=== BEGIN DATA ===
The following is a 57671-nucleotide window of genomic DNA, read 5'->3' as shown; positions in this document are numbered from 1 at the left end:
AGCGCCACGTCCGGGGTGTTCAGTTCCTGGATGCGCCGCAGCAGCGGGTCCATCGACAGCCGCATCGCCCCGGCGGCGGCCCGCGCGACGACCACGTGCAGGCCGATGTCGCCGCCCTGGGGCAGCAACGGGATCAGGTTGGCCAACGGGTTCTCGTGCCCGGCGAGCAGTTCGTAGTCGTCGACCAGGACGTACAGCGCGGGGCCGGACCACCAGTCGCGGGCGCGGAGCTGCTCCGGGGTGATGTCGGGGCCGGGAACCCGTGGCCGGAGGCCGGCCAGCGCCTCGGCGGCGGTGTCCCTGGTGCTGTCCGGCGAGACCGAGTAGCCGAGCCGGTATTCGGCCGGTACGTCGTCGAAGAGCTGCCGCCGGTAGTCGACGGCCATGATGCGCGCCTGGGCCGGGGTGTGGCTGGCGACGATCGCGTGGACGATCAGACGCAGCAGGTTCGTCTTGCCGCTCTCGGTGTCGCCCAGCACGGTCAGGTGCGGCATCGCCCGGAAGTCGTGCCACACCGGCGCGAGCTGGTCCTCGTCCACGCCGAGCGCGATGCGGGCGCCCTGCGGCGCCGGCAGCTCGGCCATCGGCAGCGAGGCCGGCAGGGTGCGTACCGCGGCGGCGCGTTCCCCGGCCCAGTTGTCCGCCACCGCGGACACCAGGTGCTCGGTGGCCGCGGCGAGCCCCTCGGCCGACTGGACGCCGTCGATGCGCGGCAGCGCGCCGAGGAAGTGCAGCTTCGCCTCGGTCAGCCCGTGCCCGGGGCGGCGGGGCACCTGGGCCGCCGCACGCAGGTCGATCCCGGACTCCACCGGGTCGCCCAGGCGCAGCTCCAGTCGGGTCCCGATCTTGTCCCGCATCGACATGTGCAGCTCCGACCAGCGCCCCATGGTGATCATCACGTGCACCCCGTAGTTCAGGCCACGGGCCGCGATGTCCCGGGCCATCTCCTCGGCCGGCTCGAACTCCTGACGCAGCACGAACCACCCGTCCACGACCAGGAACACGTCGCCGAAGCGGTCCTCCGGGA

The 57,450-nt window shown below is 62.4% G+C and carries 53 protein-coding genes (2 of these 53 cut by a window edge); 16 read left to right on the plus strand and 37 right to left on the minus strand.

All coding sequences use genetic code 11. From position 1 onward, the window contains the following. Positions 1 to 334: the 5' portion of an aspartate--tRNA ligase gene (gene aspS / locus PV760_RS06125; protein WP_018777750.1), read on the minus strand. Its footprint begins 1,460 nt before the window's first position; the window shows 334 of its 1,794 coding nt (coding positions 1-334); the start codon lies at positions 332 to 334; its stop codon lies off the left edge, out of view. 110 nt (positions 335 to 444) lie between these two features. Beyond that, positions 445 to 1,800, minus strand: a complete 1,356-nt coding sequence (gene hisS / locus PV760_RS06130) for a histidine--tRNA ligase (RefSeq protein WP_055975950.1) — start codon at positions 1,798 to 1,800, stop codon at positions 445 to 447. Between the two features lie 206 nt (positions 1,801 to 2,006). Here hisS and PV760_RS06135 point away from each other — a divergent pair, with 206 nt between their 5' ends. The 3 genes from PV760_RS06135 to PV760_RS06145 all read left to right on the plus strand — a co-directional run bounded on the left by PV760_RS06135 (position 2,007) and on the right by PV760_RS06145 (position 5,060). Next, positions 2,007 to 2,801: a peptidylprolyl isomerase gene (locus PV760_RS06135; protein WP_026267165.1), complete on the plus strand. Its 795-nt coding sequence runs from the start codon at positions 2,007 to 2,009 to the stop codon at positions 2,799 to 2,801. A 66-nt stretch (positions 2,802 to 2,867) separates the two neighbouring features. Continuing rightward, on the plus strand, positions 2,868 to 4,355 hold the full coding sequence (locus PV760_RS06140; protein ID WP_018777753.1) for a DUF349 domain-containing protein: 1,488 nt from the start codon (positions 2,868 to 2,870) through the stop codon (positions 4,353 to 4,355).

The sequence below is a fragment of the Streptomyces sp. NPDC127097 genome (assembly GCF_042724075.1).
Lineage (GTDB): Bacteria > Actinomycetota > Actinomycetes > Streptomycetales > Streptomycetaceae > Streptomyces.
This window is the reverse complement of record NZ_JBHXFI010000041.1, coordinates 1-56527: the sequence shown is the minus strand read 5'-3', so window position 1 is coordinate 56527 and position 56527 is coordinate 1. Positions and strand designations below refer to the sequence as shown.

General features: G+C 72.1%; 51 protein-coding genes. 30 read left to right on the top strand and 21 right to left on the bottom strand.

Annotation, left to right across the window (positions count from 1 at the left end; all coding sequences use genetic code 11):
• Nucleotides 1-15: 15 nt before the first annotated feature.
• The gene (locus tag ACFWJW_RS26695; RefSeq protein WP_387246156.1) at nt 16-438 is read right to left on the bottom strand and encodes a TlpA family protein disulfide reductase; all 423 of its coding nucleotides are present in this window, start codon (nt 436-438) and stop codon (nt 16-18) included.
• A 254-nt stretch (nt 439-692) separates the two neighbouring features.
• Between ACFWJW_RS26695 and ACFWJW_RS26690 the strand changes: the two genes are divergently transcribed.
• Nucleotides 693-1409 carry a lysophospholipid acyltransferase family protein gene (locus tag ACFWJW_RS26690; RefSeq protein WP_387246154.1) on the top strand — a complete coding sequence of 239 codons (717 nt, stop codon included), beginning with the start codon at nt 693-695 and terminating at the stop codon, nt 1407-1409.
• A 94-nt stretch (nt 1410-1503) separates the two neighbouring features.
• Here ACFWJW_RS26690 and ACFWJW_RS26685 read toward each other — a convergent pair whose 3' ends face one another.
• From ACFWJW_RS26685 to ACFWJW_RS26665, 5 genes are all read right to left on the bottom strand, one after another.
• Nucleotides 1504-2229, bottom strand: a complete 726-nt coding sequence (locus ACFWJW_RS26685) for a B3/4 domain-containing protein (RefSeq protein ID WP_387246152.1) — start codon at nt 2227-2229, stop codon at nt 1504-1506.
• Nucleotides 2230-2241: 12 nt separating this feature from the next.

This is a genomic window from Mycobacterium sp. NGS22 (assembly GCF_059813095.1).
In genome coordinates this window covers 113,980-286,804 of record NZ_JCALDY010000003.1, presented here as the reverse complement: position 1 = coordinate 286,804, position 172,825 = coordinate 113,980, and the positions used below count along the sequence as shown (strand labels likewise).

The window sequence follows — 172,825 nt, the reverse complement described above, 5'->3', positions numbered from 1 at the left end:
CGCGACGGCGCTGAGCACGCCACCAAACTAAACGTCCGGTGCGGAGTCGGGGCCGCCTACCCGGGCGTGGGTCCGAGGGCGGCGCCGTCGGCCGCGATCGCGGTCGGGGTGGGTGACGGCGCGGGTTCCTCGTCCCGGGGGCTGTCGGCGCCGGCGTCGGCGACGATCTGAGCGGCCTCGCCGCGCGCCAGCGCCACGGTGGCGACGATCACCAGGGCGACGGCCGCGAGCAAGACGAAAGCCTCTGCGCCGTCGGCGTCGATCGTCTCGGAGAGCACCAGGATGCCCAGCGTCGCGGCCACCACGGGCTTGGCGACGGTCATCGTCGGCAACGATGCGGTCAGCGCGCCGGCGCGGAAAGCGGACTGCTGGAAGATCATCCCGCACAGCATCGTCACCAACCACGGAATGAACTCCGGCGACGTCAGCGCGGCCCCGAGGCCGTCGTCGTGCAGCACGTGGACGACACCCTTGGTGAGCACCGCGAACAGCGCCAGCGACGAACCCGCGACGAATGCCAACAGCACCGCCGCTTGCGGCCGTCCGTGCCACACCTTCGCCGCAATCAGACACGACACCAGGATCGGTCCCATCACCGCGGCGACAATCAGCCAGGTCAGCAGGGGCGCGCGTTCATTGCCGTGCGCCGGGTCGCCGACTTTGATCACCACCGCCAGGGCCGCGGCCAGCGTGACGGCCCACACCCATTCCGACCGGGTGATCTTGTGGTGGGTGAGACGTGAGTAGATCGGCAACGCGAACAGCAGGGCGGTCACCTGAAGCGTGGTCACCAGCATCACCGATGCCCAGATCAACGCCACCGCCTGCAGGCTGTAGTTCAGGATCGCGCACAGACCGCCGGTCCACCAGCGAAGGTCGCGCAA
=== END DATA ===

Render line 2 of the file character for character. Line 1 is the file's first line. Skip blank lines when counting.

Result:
AGCGCCACGTCCGGGGTGTTCAGTTCCTGGATGCGCCGCAGCAGCGGGTCCATCGACAGCCGCATCGCCCCGGCGGCGGCCCGCGCGACGACCACGTGCAGGCCGATGTCGCCGCCCTGGGGCAGCAACGGGATCAGGTTGGCCAACGGGTTCTCGTGCCCGGCGAGCAGTTCGTAGTCGTCGACCAGGACGTACAGCGCGGGGCCGGACCACCAGTCGCGGGCGCGGAGCTGCTCCGGGGTGATGTCGGGGCCGGGAACCCGTGGCCGGAGGCCGGCCAGCGCCTCGGCGGCGGTGTCCCTGGTGCTGTCCGGCGAGACCGAGTAGCCGAGCCGGTATTCGGCCGGTACGTCGTCGAAGAGCTGCCGCCGGTAGTCGACGGCCATGATGCGCGCCTGGGCCGGGGTGTGGCTGGCGACGATCGCGTGGACGATCAGACGCAGCAGGTTCGTCTTGCCGCTCTCGGTGTCGCCCAGCACGGTCAGGTGCGGCATCGCCCGGAAGTCGTGCCACACCGGCGCGAGCTGGTCCTCGTCCACGCCGAGCGCGATGCGGGCGCCCTGCGGCGCCGGCAGCTCGGCCATCGGCAGCGAGGCCGGCAGGGTGCGTACCGCGGCGGCGCGTTCCCCGGCCCAGTTGTCCGCCACCGCGGACACCAGGTGCTCGGTGGCCGCGGCGAGCCCCTCGGCCGACTGGACGCCGTCGATGCGCGGCAGCGCGCCGAGGAAGTGCAGCTTCGCCTCGGTCAGCCCGTGCCCGGGGCGGCGGGGCACCTGGGCCGCCGCACGCAGGTCGATCCCGGACTCCACCGGGTCGCCCAGGCGCAGCTCCAGTCGGGTCCCGATCTTGTCCCGCATCGACATGTGCAGCTCCGACCAGCGCCCCATGGTGATCATCACGTGCACCCCGTAGTTCAGGCCACGGGCCGCGATGTCCCGGGCCATCTCCTCGGCCGGCTCGAACTCCTGACGCAGCACGAACCACCCGTCCACGACCAGGAACACGTCGCCGAAGCGGTCCTCCGGGA